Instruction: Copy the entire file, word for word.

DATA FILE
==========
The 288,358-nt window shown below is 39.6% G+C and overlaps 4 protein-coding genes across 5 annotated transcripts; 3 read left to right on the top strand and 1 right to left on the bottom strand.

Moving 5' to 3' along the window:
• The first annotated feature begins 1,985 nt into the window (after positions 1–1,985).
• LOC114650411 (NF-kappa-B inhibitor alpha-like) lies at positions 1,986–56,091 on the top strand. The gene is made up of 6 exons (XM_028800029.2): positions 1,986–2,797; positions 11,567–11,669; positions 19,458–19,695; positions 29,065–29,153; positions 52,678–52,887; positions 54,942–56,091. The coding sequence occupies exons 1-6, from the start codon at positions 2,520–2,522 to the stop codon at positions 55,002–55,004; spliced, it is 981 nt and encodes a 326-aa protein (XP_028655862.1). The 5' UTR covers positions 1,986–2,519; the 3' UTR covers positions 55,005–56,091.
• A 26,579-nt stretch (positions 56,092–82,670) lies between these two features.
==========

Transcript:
The 288,358-nt window shown below is 39.6% G+C and overlaps 4 protein-coding genes across 5 annotated transcripts; 3 read left to right on the top strand and 1 right to left on the bottom strand.

Moving 5' to 3' along the window:
• The first annotated feature begins 1,985 nt into the window (after positions 1–1,985).
• LOC114650411 (NF-kappa-B inhibitor alpha-like) lies at positions 1,986–56,091 on the top strand. The gene is made up of 6 exons (XM_028800029.2): positions 1,986–2,797; positions 11,567–11,669; positions 19,458–19,695; positions 29,065–29,153; positions 52,678–52,887; positions 54,942–56,091. The coding sequence occupies exons 1-6, from the start codon at positions 2,520–2,522 to the stop codon at positions 55,002–55,004; spliced, it is 981 nt and encodes a 326-aa protein (XP_028655862.1). The 5' UTR covers positions 1,986–2,519; the 3' UTR covers positions 55,005–56,091.
• A 26,579-nt stretch (positions 56,092–82,670) lies between these two features.